Saturday, April 25, 2009

BusinessWeek on Health IT: "The Dubious Promise of Digital Medicine"

While I would have used the title "The Dubious Promise of Digital Medicine When Led By Amateurs in the Health IT Industry", the following Business Week article is one of the better and more realistic appraisals of the current state of Health IT.

Business Week, April 23, 2009
The Dubious Promise of Digital Medicine

Chad Terhune, Keith Epstein and Catherine Arnst

Recommended reading for anyone interested in improving healthcare via information technology. (Full disclosure: MedInformaticsMD was a contributor to the article.)

I will be commenting in upcoming posts on the article's points and HIT industry's customary, self serving and unscientific counterpoints. The article's thrust is that a HIT remains an experimental technology with a mixed history, which like any societal-level experiment (HIT representing a form of social engineering) carries individual and public risk. The risk is that when misled, any social experiment can and will lead to serious unintended consequences, which in this case ultimately means patient harm.

The first counterpoint that struck me in the article was this one:

Allscripts CEO Glen Tullman [a non-clinician businessman and an advisor to the Obama campaign on HIT] ... compares the skeptics of health info tech to doctors who questioned the introduction of the stethoscope in the 19th century: "There have been Luddites in every industry."

This profoundly unscientific, ad hominem dismissal represents the poster example of what I call a cross-occupational invasion of medicine by the IT industry. The attitude represents the antithesis of medical and scientific culture.

It simpy dismisses with a wave of the hand a growing body of authoritative literature going back decades. A small sample of that literature can be seen here, and anyone in HIT is grossly negligent to dismiss, or worse, not to be aware of such findings. There's really not much more to say on this issue.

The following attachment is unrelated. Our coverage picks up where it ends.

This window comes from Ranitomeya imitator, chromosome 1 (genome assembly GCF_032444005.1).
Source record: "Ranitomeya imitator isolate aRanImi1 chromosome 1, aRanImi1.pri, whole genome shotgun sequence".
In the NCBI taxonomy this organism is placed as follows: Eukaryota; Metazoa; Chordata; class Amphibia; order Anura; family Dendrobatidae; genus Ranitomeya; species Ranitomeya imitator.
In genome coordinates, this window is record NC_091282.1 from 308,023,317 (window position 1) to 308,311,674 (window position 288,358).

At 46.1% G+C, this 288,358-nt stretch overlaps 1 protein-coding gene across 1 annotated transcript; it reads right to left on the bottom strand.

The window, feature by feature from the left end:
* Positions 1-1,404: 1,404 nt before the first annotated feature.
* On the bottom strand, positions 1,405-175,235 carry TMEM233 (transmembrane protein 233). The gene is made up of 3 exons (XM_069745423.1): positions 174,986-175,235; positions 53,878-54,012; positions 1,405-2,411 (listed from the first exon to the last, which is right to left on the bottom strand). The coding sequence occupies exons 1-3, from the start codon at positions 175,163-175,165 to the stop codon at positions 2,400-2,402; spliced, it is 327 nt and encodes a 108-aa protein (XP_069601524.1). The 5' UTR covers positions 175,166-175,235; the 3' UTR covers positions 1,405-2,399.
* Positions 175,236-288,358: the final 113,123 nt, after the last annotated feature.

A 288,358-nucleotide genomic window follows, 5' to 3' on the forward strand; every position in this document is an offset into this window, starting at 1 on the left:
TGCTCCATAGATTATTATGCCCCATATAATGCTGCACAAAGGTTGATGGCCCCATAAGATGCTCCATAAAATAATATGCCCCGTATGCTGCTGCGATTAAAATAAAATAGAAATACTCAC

This is an example of the attitudes of HIT industry leaders who believe they will "revolutionize" medicine via IT. Health IT with appropriate leadership can do quite well for healthcare. In the wrong hands, I'm sorry to say, the opposite is true.

It is, in fact, Mr. Tullman and like minded others in the IT industry, who make similar statements about those with the ultimate responsibility and liability for patient care, physicians (as Koppel and Kreda point out, the vendors have none), who are the Luddites. They are Luddites through their dismissal of the best thinking in modern IT and in biomedical information science.

On second thought, it might be more accurate to say they leverage their Luddism and willful ignorance in an opportunistic manner. Caveat emptor.

-- SS


Anonymous said...

Tullman's blatant disregard for the ideas of the brilliant minds who have published the truth about HIT and the industry is enough reason for Obama to dismiss him for violating his pledge to hear all sides. It is pathetic for this CEO and presidential advisor to resort to name calling to diss his intellectual superiors.

It is equally as pathetic for another CEO to call this the wild west land grab. And I suppose Neal thinks that the patients are prairie dogs.

Unknown said...

Just the idea that physicians are going to all the sudden adopt electronic charting because of the potential for some stimulus money is simply ludicrous. Physicians do not like change much, especially when it is mandated by the government. If docs need help navigating through the maze of red tape, Free EMR Solutions & Medicare Stimulus information can be found at Physicians are weary of security and functionality just like everyone else and they are going to be slow to jump on any bandwagon.